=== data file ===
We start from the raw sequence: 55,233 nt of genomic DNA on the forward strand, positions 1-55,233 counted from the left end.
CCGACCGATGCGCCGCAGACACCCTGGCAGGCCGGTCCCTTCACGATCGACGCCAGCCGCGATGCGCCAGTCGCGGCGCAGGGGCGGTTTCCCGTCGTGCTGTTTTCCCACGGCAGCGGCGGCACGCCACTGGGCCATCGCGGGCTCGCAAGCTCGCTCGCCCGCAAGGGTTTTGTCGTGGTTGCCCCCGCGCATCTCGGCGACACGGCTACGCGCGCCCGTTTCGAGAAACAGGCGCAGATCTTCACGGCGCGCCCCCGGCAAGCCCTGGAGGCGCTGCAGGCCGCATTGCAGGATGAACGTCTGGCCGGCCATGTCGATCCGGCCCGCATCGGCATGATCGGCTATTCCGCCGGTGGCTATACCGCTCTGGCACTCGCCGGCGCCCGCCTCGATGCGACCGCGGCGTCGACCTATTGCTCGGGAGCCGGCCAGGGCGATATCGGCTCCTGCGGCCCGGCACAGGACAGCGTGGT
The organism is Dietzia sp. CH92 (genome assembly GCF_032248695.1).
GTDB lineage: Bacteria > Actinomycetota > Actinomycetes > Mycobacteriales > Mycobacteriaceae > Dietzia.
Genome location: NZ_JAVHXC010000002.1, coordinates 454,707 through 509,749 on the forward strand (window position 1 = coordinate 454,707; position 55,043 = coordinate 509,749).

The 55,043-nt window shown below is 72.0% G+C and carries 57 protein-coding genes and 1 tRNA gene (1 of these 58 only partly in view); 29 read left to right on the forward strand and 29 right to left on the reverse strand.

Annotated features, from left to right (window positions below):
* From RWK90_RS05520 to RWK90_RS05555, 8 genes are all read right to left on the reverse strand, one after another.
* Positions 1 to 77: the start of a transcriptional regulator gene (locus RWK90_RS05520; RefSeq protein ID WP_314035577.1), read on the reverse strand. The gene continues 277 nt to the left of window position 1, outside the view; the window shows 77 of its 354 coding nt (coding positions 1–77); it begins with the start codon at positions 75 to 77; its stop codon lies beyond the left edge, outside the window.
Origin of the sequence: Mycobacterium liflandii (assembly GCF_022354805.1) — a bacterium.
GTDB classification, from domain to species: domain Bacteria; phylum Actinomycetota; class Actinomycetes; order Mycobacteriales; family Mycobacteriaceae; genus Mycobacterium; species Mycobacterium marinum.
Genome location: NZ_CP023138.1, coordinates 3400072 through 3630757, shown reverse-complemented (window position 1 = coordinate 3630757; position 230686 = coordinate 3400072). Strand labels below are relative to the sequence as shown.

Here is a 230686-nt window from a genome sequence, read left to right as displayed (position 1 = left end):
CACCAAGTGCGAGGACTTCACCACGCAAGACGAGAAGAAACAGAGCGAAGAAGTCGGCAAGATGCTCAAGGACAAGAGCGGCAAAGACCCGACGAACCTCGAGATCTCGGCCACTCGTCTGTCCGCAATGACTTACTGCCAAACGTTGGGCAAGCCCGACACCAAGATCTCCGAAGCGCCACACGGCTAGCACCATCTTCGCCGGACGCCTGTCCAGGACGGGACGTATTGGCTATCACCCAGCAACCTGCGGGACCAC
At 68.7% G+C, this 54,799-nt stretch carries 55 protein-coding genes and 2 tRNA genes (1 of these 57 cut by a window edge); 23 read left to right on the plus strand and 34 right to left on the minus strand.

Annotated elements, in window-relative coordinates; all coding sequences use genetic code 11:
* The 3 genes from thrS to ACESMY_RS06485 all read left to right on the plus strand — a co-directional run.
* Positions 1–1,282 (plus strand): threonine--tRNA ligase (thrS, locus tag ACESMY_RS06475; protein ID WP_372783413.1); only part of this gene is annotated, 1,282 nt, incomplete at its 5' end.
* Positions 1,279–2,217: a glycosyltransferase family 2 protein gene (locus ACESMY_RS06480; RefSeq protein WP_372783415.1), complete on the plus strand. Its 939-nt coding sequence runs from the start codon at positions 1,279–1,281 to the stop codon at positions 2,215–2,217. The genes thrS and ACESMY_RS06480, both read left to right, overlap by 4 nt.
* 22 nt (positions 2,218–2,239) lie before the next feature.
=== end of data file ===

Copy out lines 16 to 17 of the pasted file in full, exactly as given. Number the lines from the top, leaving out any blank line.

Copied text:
Annotated elements, in window-relative coordinates; all coding sequences use genetic code 11:
* The 3 genes from thrS to ACESMY_RS06485 all read left to right on the plus strand — a co-directional run.